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U.S. Constitution

Since President Donald Trump took the oath of office two years ago, a big question has been whether the 230-year-old Constitution is capable of meeting today's challenges. Judging by his willingness to flout it - for example by threatening to declare an emergency and spend money without Congress's approval - Trump's answer seems to be no.

Meanwhile, a corresponding skepticism of the Constitution's vitality may be emerging among Democrats, fueled by factors such as Trump's assertiveness, an acknowledgment of the Framers' racism and a sense of stagnated progress. Take a look at a recent Washington Post interview with Beto O'Rourke, the former Texas congressman, in which he posed "the question of the moment" and asked non-rhetorically:

"Does this still work? Can an empire like ours with military presence in over 170 countries around the globe, with trading relationships … and security arrangements in every continent, can it still be managed by the same principles that were set down 230-plus years ago?"

This is an intelligent question, notwithstanding snark from the National Review that found it "shocking" that O'Rourke "isn't sold on the basis of the United States of America." Around the world, observers in countries both democratic and otherwise find it alternately fascinating and puzzling that Americans attempt to govern themselves on the basis of the world's oldest still-operating national written charter.

What's worrisome to me, as someone who has spent my professional life focused on constitutions, isn't the questioning, which is healthy and desirable in a constitutional democracy. Even Trump's challenges to the constitutional order exemplify a familiar aspect of constitutional systems, which have to be stress-tested every so often and must able to withstand powerful challenges and challengers.

What's scary is the premise of the question: that by living under the U.S. Constitution, Americans are self-managing using the same exact principles that the Framers dreamed up in the late 1780s.

That perception may be our myth. But it isn't our reality. The Constitution that was drafted in 1787 and took effect two years later has developed drastically since, by formal amendment, by judicial interpretation, and by evolving customs and norms. The Constitution still works because it's alive.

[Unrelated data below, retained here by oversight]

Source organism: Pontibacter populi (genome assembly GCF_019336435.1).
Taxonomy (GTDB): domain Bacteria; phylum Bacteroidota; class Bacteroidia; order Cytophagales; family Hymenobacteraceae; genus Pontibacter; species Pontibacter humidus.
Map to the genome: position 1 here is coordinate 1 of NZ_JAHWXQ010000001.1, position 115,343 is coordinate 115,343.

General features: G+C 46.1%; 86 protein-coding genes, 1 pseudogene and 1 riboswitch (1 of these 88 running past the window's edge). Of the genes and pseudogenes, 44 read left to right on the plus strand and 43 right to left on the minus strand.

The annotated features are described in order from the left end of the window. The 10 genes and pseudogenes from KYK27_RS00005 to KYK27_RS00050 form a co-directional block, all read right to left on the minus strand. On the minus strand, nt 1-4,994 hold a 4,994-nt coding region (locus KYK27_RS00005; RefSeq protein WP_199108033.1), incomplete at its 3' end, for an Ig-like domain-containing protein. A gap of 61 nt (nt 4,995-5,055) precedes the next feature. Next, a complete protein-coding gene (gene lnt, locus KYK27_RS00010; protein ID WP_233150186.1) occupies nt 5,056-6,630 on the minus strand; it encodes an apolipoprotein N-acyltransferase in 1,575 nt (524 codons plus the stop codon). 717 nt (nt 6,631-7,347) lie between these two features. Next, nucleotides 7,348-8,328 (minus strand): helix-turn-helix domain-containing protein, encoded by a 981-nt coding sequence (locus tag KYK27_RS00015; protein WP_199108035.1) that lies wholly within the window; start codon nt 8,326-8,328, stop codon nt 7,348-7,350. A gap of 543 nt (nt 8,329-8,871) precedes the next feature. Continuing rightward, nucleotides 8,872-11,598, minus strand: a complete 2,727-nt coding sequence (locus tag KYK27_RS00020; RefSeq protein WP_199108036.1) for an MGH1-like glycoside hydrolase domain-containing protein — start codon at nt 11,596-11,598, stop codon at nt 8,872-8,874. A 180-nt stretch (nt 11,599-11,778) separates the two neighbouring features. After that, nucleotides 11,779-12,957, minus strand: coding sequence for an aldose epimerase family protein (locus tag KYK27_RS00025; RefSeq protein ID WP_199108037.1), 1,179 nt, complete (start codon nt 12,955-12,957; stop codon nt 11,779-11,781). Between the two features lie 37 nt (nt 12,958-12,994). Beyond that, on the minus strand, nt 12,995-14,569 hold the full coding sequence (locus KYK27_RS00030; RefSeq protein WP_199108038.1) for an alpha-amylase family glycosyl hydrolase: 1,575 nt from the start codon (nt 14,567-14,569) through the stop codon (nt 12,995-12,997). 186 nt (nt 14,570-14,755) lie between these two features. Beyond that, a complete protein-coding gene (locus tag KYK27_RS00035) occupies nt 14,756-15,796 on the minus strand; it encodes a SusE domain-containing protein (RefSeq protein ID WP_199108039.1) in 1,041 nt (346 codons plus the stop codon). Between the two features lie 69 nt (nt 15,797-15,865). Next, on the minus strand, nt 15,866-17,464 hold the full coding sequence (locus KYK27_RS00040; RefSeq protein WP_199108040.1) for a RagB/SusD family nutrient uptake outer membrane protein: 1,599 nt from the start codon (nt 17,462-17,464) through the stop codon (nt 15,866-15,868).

Don't take my word for it. The metaphor of the living Constitution is itself 99 years old. Its author is none other than Justice Oliver Wendell Holmes Jr., by many lights the greatest justice to have graced the Supreme Court bench.

In the landmark 1920 case of Missouri v. Holland, which involved (possibly not by coincidence) a federal environmental law to protect migratory birds from being hunted to extinction, Holmes wrote:

"When we are dealing with words that also are a constituent act, like the Constitution of the United States, we must realize that they have called into life a being the development of which could not have been foreseen completely by the most gifted of its begetters."

Holmes' idea was that the Framers brought the Constitution to "life," like parents who create a "being" that will then "develop" and evolve in unexpected ways. The Constitution, for him, was a living thing.

And Holmes had a particular view of living beings: They had to evolve, or they would die. He was a believer in Darwinian evolution as it was then understood by many educated people - as a brutal process of death and destruction, of "nature, red in tooth and claw," to use Tennyson's redolent phrase.

Holmes went on about the Framers:

"It was enough for them to realize or to hope that they had created an organism; it has taken a century and has cost their successors much sweat and blood to prove that they created a nation."

The Framers "organism" had bled in one particular episode that was central to Holmes' life experience, the Civil War. Holmes fought in the war, was wounded twice and lost his closest friend. After Holmes' death, two uniforms were found in his closet. A note was pinned to them explaining that they "were worn by me in the Civil War, and the stains upon them are my blood." The "sweat and blood" that had formed the evolving nation were Holmes's own.

By invoking the Civil War, Holmes was reminding his readers - and us - that the Constitution that emerged from the war was radically different from the one that went in. The 13th, 14th and 15th amendments were added, purging the Constitution of the original sin of slavery. And the whole structure became much more national than federal, as Congress and the Supreme Court gained authority over state laws.

From his metaphor of the living Constitution, Holmes derived a concrete legal lesson: "The case before us," he wrote, "must be considered in the light of our whole experience, and not merely in that of what was said a hundred years ago."

Here is the essence of Holmes' judicial philosophy - and a repudiation of originalism. Constitutional questions have to be decided according to the "whole experience" of national and constitutional evolution. To do otherwise is to ignore the evolution that has enabled the Constitution to endure.

So O'Rourke and other progressives shouldn't worry about being stuck with the dead hand of the past. We aren't stuck. Our Constitution lives. Its principles change and evolve. That flexibility is the key to its longevity - and ours.

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Noah Feldman is a Bloomberg Opinion columnist. He is a professor of law at Harvard University and was a clerk to U.S. Supreme Court Justice David Souter. His books include "The Three Lives of James Madison: Genius, Partisan, President."

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